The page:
At least 20 people were killed after a multi-vehicle crash and the ensuing explosion on Monday in central Cairo, Egypt's Health Ministry said in a statement. (Xinhua/Ahmed Gomaa)
Terrorist behind the attack are confirmed. Egyptian police have identified the terrorists behind the car bomb attack killing 20 people on Sunday, and detroyed their hideouts.
CAIRO, Aug. 8 (Xinhua) -- The Egyptian police identified on Thursday the terrorist who killed 20 people using a booby-trapped car in the Egyptian capital Cairo earlier this week.
The man was named as Abdul Rahman Khaled Mahmoud who belongs to Hasm, an armed group affiliated to the banned Muslim Brotherhood, Egypt's interior ministry said in a statement.
The terrorist's identity has been confirmed after matching his DNA with his family members, the ministry revealed.
The ministry said that its security forces have identified two hideouts of the terrorist cell behind the attack, adding that one of the hiding places was located in Fayoum province, 100 km southwest of the capital Cairo, while the other was in Shorouk city near Cairo.
According to the ministry, eight of the terrorists were killed during a shootout while attacking their den in Fayoum.
The statement said that "seven others terrorists were also killed during a shootout when the police forces approached their hideout in Shorouk city."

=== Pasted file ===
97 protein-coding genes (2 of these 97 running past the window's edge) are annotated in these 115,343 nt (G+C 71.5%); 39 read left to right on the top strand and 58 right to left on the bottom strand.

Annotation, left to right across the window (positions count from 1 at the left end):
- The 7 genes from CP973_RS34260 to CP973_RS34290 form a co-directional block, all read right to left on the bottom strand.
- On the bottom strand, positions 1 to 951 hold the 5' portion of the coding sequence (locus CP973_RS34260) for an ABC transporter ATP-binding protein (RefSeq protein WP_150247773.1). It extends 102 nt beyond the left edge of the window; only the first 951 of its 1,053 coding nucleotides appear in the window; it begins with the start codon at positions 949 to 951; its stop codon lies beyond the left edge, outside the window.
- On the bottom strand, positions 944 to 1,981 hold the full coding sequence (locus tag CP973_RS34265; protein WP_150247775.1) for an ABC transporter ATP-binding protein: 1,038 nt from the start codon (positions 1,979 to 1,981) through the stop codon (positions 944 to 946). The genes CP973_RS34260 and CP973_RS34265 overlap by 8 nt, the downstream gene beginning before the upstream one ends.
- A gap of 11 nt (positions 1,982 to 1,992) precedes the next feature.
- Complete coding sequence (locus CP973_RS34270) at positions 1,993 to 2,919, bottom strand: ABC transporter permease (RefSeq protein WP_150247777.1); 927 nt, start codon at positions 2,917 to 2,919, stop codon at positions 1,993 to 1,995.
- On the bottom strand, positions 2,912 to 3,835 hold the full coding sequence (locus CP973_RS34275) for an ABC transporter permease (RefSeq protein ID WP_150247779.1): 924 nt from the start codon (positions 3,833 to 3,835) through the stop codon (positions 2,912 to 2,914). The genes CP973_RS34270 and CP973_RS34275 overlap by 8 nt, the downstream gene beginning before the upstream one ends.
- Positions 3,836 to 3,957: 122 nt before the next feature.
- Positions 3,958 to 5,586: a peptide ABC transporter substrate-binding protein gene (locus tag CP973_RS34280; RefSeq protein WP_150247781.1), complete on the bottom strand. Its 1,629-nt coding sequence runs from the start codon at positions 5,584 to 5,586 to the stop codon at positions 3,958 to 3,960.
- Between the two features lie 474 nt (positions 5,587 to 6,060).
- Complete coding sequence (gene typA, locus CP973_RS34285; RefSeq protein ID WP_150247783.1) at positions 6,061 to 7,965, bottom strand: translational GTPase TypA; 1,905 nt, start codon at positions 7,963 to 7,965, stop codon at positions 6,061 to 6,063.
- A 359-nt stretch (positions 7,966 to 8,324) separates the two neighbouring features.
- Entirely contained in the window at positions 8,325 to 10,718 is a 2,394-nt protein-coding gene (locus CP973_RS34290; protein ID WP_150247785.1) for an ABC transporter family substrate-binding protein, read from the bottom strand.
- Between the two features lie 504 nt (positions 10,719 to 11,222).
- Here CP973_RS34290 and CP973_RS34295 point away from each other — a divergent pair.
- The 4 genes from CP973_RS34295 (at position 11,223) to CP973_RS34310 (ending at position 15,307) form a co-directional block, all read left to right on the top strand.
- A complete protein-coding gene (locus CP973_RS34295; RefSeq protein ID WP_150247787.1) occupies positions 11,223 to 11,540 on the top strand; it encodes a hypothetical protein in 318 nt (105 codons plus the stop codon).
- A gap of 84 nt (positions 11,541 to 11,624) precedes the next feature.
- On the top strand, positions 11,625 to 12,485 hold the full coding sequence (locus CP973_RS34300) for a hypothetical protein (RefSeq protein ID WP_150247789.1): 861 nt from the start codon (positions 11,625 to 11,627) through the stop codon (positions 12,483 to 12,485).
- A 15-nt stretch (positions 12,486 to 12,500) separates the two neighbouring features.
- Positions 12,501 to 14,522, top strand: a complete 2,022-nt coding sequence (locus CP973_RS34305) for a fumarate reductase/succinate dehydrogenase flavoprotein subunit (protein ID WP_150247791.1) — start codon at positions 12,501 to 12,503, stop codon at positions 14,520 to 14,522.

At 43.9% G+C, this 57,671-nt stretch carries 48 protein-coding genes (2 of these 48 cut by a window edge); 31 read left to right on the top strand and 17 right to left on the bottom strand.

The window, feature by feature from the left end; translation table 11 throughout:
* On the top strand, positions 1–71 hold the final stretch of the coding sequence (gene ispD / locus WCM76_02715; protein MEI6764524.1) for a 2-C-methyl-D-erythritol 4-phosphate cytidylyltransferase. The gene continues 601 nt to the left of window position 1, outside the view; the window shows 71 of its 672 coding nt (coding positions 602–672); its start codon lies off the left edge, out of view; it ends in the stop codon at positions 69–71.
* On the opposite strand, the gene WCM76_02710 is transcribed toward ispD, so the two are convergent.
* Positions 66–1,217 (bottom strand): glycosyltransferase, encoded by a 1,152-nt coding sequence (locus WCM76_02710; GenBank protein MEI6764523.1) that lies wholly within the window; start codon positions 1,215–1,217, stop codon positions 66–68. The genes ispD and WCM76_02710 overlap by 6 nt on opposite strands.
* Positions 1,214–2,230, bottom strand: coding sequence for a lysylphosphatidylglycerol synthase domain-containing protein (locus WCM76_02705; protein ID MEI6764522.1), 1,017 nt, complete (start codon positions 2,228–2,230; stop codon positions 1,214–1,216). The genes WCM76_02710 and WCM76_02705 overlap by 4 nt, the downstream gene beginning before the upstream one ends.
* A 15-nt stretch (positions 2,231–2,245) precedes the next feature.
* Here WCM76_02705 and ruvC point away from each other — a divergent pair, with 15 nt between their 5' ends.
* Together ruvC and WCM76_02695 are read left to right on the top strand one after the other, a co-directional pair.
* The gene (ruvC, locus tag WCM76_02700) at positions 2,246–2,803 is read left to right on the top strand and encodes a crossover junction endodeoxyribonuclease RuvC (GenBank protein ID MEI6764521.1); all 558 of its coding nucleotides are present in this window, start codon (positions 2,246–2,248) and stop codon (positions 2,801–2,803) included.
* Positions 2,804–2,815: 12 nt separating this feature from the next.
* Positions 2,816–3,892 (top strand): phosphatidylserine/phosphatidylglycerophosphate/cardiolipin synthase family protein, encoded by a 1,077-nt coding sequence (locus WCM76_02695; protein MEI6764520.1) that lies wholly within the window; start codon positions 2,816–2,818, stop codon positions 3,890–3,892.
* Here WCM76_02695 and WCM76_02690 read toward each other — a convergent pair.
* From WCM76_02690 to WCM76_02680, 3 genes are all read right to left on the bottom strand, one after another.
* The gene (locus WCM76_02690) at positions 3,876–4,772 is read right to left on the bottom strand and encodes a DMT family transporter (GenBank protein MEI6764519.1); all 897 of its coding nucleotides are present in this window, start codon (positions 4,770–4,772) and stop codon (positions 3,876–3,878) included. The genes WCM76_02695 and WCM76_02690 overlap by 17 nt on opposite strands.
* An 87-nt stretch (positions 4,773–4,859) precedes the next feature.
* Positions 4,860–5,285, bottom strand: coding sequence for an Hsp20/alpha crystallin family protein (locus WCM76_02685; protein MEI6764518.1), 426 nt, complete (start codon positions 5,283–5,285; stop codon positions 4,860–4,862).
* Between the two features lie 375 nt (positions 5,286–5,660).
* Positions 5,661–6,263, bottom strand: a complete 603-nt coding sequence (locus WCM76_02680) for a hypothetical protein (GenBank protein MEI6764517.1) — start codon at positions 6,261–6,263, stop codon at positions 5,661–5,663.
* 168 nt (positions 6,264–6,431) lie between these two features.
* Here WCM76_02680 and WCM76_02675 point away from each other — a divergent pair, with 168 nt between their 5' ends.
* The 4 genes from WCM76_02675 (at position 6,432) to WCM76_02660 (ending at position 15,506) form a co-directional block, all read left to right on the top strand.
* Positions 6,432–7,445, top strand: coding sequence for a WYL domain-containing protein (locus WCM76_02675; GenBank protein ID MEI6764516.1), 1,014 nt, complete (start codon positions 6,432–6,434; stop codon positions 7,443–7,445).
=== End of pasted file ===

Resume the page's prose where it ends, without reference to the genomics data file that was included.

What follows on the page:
A number of the cell members have been arrested, the ministry said.
A total of 20 people were killed and 47 others were injured when a booby-trapped car driving from the opposite direction exploded Sunday night after hitting three other cars near the National Cancer Institute in downtown Cairo.
Right after the attack, Egyptian police said Hasm group had prepared the car, which was reported as stolen months ago, to carry out a terrorist attack.
Terrorism has been plaguing Egypt since the military ousted former President Mohamed Morsi in July 2013 in response to mass protests against his government and his currently outlawed Muslim Brotherhood group.
Terror attacks, killing hundreds of policemen and soldiers in the restive North Sinai province, have gradually spread to other provinces in recent years. Most of these attacks were claimed by a Sinai-based group affiliated with the regional Islamic State militant group.